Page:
High school is when social comparison really takes hold, and it never quite goes away as people grow into adulthood. Social norms are the unwritten rules of society that differ from culture to culture, and make up what’s seen as normal, acceptable, respectful behavior.
Social comparison comes in many forms. Basically, whenever people gather, we have a tendency to compare ourselves to others. Social media has taken social comparison to a whole new level in the last several years. We see who is doing what, and we may become stressed wondering if we’re doing enough, earning enough, enjoying life enough. We compare our regular lives with other people’s curated best memories. We don’t know whether they’re just posting their highlights and their best photos out of dozens, or if they’re really sharing casual and spontaneous events as they happen. Missing experiences can create anxiety and depression. When people look online and see they’re excluded from an activity, it can affect mentally and physically.
I asked Lynn Heramis, Northwest’s school counselor, her perspective on how social media directly affects teens’ mental health. Lynn tells me, “One of the concerns that has been brought up by Daniel Siegel, MD from UCLA School of Medicine, is when the amount of time that the adolescent brain spends on social media (hours/days) takes away time/opportunities for the brain to practice strengthening skills in paying attention to what’s going on around us and inside of us (presence, in-person relationships, self-awareness, perspective taking, insight, empathy, ect.) This includes experiences with human connection and interactions with the physical world around us, as well as taking low stakes risks with social interactions. Taking the time to notice and process social cues and feedback about our way of being can spark thoughtful reflection while accepting that we learn from making mistakes, which can help support healthy functioning and overall wellness for teens. So without having practice for this kind of space and time, it can be very stressful for teens and for the people who care about them.”
We often see and hear people explain self-esteem issues due to posts they have seen online. Despite this, they continue to spend hours on social media comparing themselves and judging others, even without realizing it. I am no exception – I have caught myself comparing the number of “likes” I receive on my posts to other friends. This then causes me to question the worthiness of my image, and I constantly wonder if a better picture would have fit the artificial standards of a “good” social media post. Social media plays on the reward center of our brain and is the main reason it is hard for teens to stop using when in this cycle of validation.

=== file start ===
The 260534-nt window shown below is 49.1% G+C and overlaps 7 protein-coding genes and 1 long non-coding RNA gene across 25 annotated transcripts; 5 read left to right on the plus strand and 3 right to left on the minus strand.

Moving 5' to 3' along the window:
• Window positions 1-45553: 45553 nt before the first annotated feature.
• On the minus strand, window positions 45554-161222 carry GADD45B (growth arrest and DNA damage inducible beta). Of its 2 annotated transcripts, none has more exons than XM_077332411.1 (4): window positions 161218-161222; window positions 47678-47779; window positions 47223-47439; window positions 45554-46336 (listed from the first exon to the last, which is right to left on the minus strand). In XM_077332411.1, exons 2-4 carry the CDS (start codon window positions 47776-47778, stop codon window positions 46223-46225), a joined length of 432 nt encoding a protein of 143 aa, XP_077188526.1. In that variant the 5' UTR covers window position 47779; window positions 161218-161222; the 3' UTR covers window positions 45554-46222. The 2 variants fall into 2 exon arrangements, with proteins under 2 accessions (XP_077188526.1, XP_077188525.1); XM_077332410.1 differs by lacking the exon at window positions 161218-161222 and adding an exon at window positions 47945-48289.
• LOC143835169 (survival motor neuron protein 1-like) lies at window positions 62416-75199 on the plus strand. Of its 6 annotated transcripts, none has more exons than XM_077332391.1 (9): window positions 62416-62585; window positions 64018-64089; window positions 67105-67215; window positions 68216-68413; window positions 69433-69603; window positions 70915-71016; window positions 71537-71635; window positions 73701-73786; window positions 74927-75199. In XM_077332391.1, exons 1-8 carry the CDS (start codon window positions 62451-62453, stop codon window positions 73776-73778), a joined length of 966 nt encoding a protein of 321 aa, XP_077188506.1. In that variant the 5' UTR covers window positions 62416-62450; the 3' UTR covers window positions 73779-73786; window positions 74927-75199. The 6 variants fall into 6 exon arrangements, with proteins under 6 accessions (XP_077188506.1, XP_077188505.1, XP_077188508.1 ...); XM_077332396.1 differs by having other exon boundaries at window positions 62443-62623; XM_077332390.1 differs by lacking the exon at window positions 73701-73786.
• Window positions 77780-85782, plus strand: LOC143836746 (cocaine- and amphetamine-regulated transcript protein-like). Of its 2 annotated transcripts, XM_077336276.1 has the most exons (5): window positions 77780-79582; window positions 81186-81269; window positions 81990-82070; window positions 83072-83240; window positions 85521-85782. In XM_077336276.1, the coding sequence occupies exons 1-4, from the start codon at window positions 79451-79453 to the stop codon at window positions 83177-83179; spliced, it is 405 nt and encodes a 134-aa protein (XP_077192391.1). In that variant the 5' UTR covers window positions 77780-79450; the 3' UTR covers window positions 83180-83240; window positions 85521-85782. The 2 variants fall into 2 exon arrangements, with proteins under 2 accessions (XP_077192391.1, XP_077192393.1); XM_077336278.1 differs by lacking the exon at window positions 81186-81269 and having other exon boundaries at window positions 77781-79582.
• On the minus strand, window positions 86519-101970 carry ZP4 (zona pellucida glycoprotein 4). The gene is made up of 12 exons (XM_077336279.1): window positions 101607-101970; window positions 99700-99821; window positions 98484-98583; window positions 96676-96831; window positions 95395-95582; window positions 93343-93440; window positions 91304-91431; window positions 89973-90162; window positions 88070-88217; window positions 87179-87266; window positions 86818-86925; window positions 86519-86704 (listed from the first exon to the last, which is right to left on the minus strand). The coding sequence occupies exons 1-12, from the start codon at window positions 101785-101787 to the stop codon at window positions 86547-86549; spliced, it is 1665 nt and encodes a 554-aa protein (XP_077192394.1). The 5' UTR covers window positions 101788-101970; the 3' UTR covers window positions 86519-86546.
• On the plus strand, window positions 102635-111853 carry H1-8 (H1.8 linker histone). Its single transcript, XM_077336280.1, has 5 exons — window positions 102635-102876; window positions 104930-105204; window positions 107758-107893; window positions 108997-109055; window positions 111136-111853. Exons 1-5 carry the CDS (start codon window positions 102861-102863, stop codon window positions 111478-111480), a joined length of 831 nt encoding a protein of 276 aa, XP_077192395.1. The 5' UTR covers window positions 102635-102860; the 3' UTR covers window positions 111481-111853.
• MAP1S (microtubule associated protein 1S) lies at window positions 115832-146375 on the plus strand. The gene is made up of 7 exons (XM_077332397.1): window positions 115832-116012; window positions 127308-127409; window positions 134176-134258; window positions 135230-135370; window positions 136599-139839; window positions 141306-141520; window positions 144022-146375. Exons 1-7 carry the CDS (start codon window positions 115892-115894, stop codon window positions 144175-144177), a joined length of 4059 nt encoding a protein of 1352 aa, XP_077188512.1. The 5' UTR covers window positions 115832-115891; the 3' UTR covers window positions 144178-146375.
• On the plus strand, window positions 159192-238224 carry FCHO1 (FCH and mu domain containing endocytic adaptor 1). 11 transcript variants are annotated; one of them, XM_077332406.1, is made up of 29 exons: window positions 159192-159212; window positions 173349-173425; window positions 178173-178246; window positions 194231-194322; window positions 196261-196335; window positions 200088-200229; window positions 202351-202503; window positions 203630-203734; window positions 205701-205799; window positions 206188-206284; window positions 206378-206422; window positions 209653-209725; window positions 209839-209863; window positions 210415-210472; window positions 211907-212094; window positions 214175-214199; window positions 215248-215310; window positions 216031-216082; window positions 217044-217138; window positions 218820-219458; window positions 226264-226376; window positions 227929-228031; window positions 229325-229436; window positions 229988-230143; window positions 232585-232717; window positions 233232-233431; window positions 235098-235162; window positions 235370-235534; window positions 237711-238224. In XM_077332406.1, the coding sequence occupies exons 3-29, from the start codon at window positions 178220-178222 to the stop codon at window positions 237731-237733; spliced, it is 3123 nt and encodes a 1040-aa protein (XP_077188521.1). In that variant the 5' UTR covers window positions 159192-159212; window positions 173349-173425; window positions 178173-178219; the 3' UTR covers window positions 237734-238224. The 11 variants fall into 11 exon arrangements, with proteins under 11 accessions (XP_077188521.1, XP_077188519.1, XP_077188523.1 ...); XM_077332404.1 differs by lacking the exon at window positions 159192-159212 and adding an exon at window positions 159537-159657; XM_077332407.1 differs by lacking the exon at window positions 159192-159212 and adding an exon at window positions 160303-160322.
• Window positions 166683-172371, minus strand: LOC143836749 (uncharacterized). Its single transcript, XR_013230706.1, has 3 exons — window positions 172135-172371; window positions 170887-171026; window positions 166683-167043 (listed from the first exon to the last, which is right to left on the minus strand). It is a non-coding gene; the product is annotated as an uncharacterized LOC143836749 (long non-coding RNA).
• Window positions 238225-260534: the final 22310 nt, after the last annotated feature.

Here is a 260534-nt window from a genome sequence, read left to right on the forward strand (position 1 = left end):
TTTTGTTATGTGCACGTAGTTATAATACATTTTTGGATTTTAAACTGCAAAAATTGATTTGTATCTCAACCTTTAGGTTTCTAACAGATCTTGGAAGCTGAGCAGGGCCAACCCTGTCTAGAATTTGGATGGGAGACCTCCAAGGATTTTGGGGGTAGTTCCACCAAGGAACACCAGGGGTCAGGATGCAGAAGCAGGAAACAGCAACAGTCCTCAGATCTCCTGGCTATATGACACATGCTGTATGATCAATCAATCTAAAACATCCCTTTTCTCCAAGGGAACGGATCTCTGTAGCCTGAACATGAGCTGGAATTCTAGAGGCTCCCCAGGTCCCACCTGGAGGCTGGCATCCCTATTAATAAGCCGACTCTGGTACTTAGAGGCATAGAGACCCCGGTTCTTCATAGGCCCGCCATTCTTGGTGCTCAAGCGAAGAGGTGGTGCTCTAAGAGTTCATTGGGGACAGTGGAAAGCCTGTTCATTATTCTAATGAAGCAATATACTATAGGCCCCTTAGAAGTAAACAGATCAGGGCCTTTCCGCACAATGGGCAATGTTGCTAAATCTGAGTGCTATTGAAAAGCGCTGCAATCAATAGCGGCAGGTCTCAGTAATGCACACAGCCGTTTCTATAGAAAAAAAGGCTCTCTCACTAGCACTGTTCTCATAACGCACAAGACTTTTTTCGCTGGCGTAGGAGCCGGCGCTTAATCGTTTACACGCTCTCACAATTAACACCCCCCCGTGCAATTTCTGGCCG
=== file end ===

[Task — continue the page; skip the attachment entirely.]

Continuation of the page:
Schools have started to notice the harm that social media is playing on students’ mental health. Recently Seattle Public Schools filed a lawsuit against multiple social media agencies including Instagram, Facebook, Snapchat, and TikTok in an effort to hold the companies “Accountable for the harm they have wreaked on the social, emotional, and mental health of its students,” the district claimed. “It has become increasingly clear that many children are burdened by mental health challenges. Our students — and young people everywhere — face unprecedented learning and life struggles that are amplified by the negative impacts of increased screen time, unfiltered content, and potentially addictive properties of social media,” Seattle Public Schools superintendent Brent Jones said in a statement. This lawsuit claims that “Defendants have successfully exploited the vulnerable brains of youth, hooking tens of millions of students across the country into positive feedback loops of excessive use and abuse of Defendants’ social media platforms. Worse, the content Defendants curate and direct to youth is too often harmful and exploitative … Defendants’ misconduct has been a substantial factor in causing a youth mental health crisis, which has been marked by higher and higher proportions of youth struggling with anxiety, depression, thoughts of self-harm, and suicidal ideation.”
Lynn tells me what Northwest is doing to support students struggling with mental health saying, “It’s clear that the need for teen mental health support since the pandemic started has significantly increased. Since the physical return to school, the two counselors serving NWS have been supporting the immediate needs of students and families who voluntarily seek support. With the consent of a student/family, we collaborate and consult with NWS faculty and other professionals from the greater community.”
Looking past the posts seen on social media and understanding that most of the content only shows the most fun and exciting moments of someone’s life is so important. It is simple to misinterpret information on the internet, form opinions, and judge based on the things you see online. Someone you see online, who seems to have a perfect life and no flaws portrayed on social media may be suffering behind the scenes in ways nobody could have ever predicted. Spending more than 3 hours on social media per day puts adolescents at a higher risk for mental health problems. By reducing time spent on social media, you can improve your mental health.
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